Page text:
The architecture of branch banking (or lack thereof)

Came across a 2004 article in the “Chicago Fed Letter”: (pdf, by Robert DeYoung and Thomas H. Klier) about bank headquarters — written in the aftermath of Bank One’s takeover by Morgan Chase, it notes that bank headquarters (unlike HQs in general) almost always end up in the larger of the two headquarters cities. Illinois’ silly branch-banking laws have put Chicago at a disadvantage in this regard, as Chicago entered the deregulated banking era with many smaller banks (i.e., prey) rather than a few strong banks (i.e., predators).

bq. Today the largest U.S. banks are located in international banking centers, such as New York or San Francisco, where agglomeration economies are strong and high demand for financial services has allowed even purely local banks to grow large, or in states like California and North Carolina where geographic regulations have historically been less restrictive. For example, California has never prevented its banks from branching freely within its very expansive borders, and North Carolina began permitting (by interstate agreement) its banks to operate affiliates virtually anywhere in the southeastern U.S. over a decade before Riegle-Neal. In contrast, Illinois’s strict unit banking laws placed an effective upper bound on the size that Chicago hanks could attain-hence, when nationwide banking became legal in the mid-1990s, Chicago banks were at a disadvantage because they lacked the critical mass and experience to participate fully in the wave of acquisitions that followed.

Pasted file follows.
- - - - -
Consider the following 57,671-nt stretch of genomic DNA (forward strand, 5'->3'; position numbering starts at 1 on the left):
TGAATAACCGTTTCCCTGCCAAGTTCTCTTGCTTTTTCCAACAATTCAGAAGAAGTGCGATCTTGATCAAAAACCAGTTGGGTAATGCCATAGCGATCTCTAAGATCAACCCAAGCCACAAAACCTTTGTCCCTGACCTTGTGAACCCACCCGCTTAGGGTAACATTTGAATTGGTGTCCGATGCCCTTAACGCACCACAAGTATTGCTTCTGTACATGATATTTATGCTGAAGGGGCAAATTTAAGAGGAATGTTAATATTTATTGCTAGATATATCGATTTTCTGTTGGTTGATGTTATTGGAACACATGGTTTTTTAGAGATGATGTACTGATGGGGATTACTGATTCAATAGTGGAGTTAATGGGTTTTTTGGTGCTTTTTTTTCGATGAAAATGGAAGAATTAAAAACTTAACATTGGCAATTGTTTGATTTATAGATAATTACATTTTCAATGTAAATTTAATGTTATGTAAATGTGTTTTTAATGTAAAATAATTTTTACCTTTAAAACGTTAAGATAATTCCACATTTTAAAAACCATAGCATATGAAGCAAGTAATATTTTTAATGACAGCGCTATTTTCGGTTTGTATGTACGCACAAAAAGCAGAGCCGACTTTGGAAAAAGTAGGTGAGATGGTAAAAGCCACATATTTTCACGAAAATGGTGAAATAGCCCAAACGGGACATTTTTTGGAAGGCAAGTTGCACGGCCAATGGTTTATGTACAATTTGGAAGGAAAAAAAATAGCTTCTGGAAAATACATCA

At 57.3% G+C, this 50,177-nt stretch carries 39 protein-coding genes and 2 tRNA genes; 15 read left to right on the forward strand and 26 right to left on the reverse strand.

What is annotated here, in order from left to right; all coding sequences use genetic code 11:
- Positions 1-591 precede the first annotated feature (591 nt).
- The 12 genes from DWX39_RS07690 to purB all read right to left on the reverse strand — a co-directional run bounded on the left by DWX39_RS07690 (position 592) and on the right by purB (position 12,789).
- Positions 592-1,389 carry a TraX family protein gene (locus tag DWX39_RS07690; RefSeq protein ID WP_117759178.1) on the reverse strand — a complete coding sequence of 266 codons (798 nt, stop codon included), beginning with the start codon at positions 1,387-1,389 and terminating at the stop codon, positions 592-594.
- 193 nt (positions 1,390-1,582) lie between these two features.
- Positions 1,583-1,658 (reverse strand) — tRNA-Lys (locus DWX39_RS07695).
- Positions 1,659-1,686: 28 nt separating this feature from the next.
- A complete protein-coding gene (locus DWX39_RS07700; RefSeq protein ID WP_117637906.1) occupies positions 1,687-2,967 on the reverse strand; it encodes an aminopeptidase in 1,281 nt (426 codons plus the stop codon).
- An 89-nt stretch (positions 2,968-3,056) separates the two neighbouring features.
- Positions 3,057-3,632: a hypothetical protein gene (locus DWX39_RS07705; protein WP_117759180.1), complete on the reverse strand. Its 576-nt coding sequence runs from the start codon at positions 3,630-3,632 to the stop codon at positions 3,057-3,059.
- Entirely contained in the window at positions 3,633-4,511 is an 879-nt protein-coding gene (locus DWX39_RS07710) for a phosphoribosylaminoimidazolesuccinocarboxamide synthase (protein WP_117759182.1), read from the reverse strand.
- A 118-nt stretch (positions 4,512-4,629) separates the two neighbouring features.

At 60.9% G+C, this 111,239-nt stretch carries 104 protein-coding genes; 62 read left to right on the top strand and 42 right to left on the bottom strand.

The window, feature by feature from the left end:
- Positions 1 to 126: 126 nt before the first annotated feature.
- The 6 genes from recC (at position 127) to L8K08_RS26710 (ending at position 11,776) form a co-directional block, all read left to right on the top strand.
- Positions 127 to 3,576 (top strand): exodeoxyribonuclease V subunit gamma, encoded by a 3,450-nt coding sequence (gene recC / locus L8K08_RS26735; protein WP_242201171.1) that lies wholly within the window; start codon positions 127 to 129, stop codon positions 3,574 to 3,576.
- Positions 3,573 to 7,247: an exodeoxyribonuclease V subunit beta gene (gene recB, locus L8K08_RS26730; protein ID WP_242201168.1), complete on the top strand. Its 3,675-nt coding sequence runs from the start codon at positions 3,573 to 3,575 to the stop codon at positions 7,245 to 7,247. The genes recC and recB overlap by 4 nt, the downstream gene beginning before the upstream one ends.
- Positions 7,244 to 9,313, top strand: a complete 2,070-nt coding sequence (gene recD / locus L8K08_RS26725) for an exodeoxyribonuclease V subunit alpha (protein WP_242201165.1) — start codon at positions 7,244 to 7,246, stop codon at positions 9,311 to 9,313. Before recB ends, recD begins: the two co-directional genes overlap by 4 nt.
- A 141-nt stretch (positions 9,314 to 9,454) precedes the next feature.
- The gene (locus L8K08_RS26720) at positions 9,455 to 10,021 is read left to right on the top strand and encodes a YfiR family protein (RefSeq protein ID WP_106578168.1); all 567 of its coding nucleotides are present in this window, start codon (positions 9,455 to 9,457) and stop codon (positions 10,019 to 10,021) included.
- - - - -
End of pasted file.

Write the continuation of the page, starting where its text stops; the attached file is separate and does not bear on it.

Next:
The lack of branch banks in Chicago left an odd architectural legacy: a few leviathan banking halls downtown (notably the First Chicago headquarters, where the retail bank has recently been downsized quite considerably to a fraction of the first floor) and a great many opulent bank headquarters in the neighborhoods — Uptown Bank (now Bridgeview), Hyde Park Bank, Noel State Bank (now Midwest). Many of these neighborhood palaces match the finest downtown banks elsewhere in grandeur.